Now when it comes to finance, those 4 key problems have been addressed in a variety of ways. For number 1 and 2, what is required is a different kind of planning. Most people predict and plan their spending according to their pay cycle, which for a lot of people is on a monthly basis (assuming little to no volatility). But a month is a long time, and really, if I had to plan out the entire month of April in terms of spending, I would struggle. I noticed that planning my own expenses became easier when I moved to a fortnightly pay cycle. But all expenditures that weren’t mine (by this I mainly mean bills – so stuff that had to get paid, not stuff I wanted to spend on) aren’t on this cycle. They tend to be monthly or quarterly, so it’s still a kerfuffle. It does help to have all of this on a calendar, so you know when these expenses are going to happen so you can plan for them. To make it even easier, try to budget on a weekly cycle. With this exercise you can literally go Monday through Sunday, and ask yourself, for each and every day, what your spending is likely to be. If you’ve agreed to meet up with ‘the girls’ on Thursday evening, and you’re meeting out for drinks, well that’s going to require you to set aside money. If it’s the last week of Halloween, you’ll need to set aside additional grocery money to buy a lot of candy (if you’re American, that is). Working with smaller chunks of time makes individual events much more salient, and allows you to adjust your budget to really fit all of your expenses so you don’t end up being surprised. And if it’s not a question of adjusting your budget but sticking to a stringent one, what events and spends can you either change or cut out? If going out is too expensive, have a potluck in. Have a no-buy month for certain categories of spending (or all categories to the best of your ability). Cancel some of your subscriptions for a period of time. There’s ways to save if you’re not already on the bare minimum. For number 3, the evidence doesn’t lie: mental accounting really isn’t that helpful. Track everything, preferably in the moment, and stop lying to yourself. We’re lucky that for spending most things are tracked by our bank by default. If you’re still a cash queen, you’ll need to log it yourself. Do it. And don’t lie! For number 4, only the road to hell is paved with good intentions, the road to a better looking financial situation is not. For a plan to work you do actually have to start it. Now there are ways to make sure you do: one of them is the fresh start effect, where you tie the start of your behavioural change to a date that is significant to you. This can be your birthday, your kid’s birthday (especially useful if the savings goal is related to them), a certain amount of time before a deadline etc. The sooner the better. And if you’re doubting your own willpower, well you can always get yourself an accountability-buddy, someone who will check on your progress and compliance every so often. Or even better, someone who’s in it with you – as in, they also want their financial situation to improve! We are who we surround ourselves with, after all.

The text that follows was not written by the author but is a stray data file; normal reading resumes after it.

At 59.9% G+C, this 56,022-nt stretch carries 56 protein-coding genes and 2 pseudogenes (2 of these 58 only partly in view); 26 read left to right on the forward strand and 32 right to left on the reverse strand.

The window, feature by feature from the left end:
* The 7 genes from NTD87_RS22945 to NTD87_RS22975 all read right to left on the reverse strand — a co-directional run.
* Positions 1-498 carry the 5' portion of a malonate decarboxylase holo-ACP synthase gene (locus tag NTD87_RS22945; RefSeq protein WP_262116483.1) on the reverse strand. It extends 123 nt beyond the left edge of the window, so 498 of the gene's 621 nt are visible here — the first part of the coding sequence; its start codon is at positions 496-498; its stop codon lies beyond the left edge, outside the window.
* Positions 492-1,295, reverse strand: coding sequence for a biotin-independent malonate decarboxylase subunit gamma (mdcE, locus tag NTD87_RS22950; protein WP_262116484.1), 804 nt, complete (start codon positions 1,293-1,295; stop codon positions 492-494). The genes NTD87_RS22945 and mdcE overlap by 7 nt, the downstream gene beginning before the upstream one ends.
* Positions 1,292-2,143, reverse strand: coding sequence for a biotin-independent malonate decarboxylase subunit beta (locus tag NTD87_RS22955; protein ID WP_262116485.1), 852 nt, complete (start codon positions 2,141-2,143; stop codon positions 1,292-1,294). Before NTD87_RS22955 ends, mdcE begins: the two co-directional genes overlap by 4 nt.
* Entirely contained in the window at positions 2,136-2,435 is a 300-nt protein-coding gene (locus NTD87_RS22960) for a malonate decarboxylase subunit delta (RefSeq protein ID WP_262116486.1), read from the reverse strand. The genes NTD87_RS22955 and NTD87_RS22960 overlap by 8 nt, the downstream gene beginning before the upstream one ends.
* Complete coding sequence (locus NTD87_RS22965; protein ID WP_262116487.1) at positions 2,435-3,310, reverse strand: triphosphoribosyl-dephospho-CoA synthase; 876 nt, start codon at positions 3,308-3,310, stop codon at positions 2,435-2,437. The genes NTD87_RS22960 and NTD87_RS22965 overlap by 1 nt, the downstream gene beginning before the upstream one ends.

So for finance this is all quite clear (to me, at least). What does it look like for fitness? The solutions are eerily similar. If you want to have a proper diet, you’ll need to properly track what’s going on (#3) – most likely you’ll have to log this yourself. Do it in the moment so you don’t forget later – because it’s very easy to ‘forget’ that cheeseburger you had over lunch. Also, try to ‘budget’ your meals on a short-term basis, say per week (#1, #2). This allows you to ‘budget’ in events that may make it more difficult to stick to your original calorie budget. Sticking to your budget can also be greatly aided by meal prep, where you prepare all your meals for that week in advance, so you know exactly what’s planned and budgeted for! And yes, #4 is the exact same. Start!


Oh and as always – do it consistently! Starving yourself for a month (whether food wise or financially) might be a sufficient short-term fix (doubtful, but hey) but it won’t fix any of the underlying issues and won’t really change your behaviour. Small, consistent, incremental changes always beat heavy shocks to the system, in terms of sustainable behavioural change. Regardless of which area of your life you’re applying it to!


Behavioural Science

Personal Finance